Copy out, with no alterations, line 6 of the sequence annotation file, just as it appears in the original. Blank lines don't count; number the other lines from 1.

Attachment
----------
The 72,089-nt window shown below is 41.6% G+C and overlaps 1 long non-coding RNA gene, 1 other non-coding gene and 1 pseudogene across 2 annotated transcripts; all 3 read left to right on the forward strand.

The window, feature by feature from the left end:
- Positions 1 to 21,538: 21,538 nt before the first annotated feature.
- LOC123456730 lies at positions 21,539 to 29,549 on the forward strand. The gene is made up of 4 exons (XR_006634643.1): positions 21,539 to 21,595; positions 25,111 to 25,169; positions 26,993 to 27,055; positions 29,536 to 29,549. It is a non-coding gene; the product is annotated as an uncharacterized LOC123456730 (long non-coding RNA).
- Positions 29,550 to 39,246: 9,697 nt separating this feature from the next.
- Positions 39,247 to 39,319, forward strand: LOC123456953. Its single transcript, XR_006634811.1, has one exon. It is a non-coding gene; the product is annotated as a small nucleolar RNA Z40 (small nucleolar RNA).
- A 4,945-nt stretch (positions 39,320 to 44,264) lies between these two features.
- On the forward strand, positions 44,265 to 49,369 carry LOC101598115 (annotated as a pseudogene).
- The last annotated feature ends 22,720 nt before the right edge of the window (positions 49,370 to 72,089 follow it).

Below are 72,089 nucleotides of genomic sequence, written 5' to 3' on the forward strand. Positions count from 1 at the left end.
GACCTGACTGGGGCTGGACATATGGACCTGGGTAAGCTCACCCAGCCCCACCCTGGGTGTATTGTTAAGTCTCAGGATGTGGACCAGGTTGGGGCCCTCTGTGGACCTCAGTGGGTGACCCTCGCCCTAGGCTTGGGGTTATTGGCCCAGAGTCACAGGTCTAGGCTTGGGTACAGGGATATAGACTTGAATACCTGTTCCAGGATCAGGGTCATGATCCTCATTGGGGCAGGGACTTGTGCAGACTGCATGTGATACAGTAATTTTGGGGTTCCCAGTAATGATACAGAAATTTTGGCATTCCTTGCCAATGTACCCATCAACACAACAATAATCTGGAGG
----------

- Positions 39,247 to 39,319, forward strand: LOC123456953. Its single transcript, XR_006634811.1, has one exon. It is a non-coding gene; the product is annotated as a small nucleolar RNA Z40 (small nucleolar RNA).